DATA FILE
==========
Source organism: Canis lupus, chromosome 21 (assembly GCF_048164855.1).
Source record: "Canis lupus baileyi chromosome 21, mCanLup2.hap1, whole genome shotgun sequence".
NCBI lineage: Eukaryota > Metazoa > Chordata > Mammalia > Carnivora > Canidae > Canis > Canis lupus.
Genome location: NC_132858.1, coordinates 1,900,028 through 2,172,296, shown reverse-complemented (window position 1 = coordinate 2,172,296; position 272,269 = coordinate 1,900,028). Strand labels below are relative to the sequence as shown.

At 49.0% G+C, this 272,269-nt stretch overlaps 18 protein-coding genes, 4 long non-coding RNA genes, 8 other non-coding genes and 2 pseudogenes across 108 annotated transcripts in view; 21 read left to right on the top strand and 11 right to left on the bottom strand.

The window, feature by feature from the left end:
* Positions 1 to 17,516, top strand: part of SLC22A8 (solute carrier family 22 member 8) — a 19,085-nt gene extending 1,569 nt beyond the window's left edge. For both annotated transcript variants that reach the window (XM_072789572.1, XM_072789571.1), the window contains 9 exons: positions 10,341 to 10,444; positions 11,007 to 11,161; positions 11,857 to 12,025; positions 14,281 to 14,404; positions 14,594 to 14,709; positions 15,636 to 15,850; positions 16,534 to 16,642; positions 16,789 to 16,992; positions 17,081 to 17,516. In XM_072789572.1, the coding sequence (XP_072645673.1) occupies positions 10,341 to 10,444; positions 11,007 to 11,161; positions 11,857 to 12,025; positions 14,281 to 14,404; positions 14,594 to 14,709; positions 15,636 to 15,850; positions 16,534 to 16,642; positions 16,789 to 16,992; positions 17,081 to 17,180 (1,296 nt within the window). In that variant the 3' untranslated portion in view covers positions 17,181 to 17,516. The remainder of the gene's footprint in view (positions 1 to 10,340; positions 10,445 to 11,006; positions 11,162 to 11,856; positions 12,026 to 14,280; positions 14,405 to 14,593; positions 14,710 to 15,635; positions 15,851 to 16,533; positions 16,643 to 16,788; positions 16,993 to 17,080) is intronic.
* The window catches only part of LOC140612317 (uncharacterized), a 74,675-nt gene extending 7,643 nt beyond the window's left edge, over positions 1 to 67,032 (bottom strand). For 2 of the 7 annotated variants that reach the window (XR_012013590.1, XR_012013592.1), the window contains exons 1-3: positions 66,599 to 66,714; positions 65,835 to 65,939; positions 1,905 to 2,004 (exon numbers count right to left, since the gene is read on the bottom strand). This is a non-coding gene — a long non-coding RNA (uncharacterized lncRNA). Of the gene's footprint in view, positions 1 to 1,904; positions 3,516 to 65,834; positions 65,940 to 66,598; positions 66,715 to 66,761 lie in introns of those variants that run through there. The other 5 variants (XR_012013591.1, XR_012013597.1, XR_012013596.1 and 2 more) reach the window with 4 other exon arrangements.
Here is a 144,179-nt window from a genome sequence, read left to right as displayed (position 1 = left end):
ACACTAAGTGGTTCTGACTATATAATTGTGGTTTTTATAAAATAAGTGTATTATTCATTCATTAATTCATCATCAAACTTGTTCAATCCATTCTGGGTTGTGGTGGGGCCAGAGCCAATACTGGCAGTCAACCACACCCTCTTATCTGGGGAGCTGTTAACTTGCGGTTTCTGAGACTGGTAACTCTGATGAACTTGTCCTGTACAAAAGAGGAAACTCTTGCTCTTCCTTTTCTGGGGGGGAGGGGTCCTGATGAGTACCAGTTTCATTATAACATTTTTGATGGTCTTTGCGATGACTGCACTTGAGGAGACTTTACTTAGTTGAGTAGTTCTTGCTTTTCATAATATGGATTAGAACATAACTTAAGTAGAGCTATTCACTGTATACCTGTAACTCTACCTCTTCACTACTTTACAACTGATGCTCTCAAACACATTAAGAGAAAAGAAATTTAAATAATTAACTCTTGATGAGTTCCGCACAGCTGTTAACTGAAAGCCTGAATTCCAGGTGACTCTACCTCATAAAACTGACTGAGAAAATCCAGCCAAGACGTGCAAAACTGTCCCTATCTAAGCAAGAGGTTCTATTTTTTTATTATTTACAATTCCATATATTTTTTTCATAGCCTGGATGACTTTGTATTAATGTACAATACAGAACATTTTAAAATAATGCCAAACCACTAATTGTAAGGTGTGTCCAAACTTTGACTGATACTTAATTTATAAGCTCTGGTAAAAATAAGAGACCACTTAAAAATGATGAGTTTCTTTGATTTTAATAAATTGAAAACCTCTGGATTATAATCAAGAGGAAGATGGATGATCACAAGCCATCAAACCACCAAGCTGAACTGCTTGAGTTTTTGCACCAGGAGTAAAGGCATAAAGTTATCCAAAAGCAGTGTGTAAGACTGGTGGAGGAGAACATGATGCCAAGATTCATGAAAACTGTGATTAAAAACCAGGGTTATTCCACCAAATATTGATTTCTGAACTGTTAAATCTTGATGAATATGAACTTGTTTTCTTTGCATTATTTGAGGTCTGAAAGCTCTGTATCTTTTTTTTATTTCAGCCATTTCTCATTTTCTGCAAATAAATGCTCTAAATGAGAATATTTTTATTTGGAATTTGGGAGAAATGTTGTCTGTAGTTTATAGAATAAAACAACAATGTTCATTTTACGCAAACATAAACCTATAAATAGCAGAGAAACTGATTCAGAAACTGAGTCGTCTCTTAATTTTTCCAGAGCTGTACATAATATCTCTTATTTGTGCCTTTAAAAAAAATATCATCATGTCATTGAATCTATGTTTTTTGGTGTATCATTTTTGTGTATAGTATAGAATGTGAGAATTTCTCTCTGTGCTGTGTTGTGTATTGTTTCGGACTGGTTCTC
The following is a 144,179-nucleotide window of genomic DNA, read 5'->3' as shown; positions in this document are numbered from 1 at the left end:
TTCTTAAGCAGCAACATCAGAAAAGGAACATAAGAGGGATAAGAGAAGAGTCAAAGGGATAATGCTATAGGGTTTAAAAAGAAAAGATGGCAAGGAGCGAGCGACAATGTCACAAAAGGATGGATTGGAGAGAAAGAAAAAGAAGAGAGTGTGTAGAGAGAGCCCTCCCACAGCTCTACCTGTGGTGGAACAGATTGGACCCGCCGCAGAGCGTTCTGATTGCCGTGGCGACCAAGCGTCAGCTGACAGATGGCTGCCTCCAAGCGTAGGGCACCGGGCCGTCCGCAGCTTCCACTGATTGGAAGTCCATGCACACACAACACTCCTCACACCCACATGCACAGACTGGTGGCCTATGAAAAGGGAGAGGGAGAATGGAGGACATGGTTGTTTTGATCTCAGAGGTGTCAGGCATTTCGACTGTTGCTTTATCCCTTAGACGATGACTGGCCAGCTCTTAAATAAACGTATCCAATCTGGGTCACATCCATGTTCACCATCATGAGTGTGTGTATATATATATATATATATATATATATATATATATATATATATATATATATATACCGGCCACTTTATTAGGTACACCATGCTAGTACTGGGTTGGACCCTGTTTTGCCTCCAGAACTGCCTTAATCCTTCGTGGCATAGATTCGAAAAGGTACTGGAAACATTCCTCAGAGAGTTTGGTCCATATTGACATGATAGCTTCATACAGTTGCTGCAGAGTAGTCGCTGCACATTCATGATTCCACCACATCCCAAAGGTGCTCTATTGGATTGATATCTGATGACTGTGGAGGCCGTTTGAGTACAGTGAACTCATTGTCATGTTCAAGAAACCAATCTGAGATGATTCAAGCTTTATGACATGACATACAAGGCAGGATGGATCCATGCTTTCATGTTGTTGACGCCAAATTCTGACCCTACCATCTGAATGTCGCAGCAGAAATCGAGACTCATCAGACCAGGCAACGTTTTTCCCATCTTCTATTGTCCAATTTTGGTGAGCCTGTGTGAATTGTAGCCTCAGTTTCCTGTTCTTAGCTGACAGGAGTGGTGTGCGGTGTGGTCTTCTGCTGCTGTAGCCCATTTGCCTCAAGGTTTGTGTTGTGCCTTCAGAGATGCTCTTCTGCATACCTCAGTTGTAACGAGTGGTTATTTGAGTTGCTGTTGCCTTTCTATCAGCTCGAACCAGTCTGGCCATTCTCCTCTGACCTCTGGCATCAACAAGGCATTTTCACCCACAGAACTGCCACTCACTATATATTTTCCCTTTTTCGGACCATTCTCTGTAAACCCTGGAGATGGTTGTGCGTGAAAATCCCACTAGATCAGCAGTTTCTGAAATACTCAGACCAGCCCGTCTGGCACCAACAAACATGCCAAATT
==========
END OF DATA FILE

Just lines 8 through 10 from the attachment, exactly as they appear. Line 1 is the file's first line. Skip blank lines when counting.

* The window catches only part of LOC140612317 (uncharacterized), a 74,675-nt gene extending 7,643 nt beyond the window's left edge, over positions 1 to 67,032 (bottom strand). For 2 of the 7 annotated variants that reach the window (XR_012013590.1, XR_012013592.1), the window contains exons 1-3: positions 66,599 to 66,714; positions 65,835 to 65,939; positions 1,905 to 2,004 (exon numbers count right to left, since the gene is read on the bottom strand). This is a non-coding gene — a long non-coding RNA (uncharacterized lncRNA). Of the gene's footprint in view, positions 1 to 1,904; positions 3,516 to 65,834; positions 65,940 to 66,598; positions 66,715 to 66,761 lie in introns of those variants that run through there. The other 5 variants (XR_012013591.1, XR_012013597.1, XR_012013596.1 and 2 more) reach the window with 4 other exon arrangements.
Here is a 144,179-nt window from a genome sequence, read left to right as displayed (position 1 = left end):
ACACTAAGTGGTTCTGACTATATAATTGTGGTTTTTATAAAATAAGTGTATTATTCATTCATTAATTCATCATCAAACTTGTTCAATCCATTCTGGGTTGTGGTGGGGCCAGAGCCAATACTGGCAGTCAACCACACCCTCTTATCTGGGGAGCTGTTAACTTGCGGTTTCTGAGACTGGTAACTCTGATGAACTTGTCCTGTACAAAAGAGGAAACTCTTGCTCTTCCTTTTCTGGGGGGGAGGGGTCCTGATGAGTACCAGTTTCATTATAACATTTTTGATGGTCTTTGCGATGACTGCACTTGAGGAGACTTTACTTAGTTGAGTAGTTCTTGCTTTTCATAATATGGATTAGAACATAACTTAAGTAGAGCTATTCACTGTATACCTGTAACTCTACCTCTTCACTACTTTACAACTGATGCTCTCAAACACATTAAGAGAAAAGAAATTTAAATAATTAACTCTTGATGAGTTCCGCACAGCTGTTAACTGAAAGCCTGAATTCCAGGTGACTCTACCTCATAAAACTGACTGAGAAAATCCAGCCAAGACGTGCAAAACTGTCCCTATCTAAGCAAGAGGTTCTATTTTTTTATTATTTACAATTCCATATATTTTTTTCATAGCCTGGATGACTTTGTATTAATGTACAATACAGAACATTTTAAAATAATGCCAAACCACTAATTGTAAGGTGTGTCCAAACTTTGACTGATACTTAATTTATAAGCTCTGGTAAAAATAAGAGACCACTTAAAAATGATGAGTTTCTTTGATTTTAATAAATTGAAAACCTCTGGATTATAATCAAGAGGAAGATGGATGATCACAAGCCATCAAACCACCAAGCTGAACTGCTTGAGTTTTTGCACCAGGAGTAAAGGCATAAAGTTATCCAAAAGCAGTGTGTAAGACTGGTGGAGGAGAACATGATGCCAAGATTCATGAAAACTGTGATTAAAAACCAGGGTTATTCCACCAAATATTGATTTCTGAACTGTTAAATCTTGATGAATATGAACTTGTTTTCTTTGCATTATTTGAGGTCTGAAAGCTCTGTATCTTTTTTTTATTTCAGCCATTTCTCATTTTCTGCAAATAAATGCTCTAAATGAGAATATTTTTATTTGGAATTTGGGAGAAATGTTGTCTGTAGTTTATAGAATAAAACAACAATGTTCATTTTACGCAAACATAAACCTATAAATAGCAGAGAAACTGATTCAGAAACTGAGTCGTCTCTTAATTTTTCCAGAGCTGTACATAATATCTCTTATTTGTGCCTTTAAAAAAAATATCATCATGTCATTGAATCTATGTTTTTTGGTGTATCATTTTTGTGTATAGTATAGAATGTGAGAATTTCTCTCTGTGCTGTGTTGTGTATTGTTTCGGACTGGTTCTC